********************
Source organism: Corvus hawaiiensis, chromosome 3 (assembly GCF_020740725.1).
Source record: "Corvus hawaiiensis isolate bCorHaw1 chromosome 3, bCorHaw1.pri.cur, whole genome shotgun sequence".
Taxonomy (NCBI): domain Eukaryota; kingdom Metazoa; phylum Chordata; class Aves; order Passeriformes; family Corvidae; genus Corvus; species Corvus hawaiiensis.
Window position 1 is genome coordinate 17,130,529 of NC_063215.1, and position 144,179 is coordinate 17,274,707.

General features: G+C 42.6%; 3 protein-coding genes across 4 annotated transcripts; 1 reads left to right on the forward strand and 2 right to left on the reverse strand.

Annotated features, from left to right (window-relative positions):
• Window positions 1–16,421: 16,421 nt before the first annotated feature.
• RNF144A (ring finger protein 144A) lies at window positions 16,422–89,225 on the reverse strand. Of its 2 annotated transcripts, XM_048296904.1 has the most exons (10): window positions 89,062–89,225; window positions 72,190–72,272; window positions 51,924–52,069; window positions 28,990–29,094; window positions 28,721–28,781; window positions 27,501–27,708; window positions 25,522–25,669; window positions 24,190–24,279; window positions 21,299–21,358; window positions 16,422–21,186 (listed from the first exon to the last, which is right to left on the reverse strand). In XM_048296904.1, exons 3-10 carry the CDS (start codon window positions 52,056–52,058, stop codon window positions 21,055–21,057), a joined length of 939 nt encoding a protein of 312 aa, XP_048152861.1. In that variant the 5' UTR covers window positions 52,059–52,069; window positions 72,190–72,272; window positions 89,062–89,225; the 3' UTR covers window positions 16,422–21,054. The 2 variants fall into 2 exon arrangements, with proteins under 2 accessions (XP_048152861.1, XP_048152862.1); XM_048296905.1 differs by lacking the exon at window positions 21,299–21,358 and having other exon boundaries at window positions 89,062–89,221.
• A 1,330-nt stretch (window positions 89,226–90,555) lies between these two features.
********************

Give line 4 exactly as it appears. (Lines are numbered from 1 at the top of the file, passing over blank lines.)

Window position 1 is genome coordinate 17,130,529 of NC_063215.1, and position 144,179 is coordinate 17,274,707.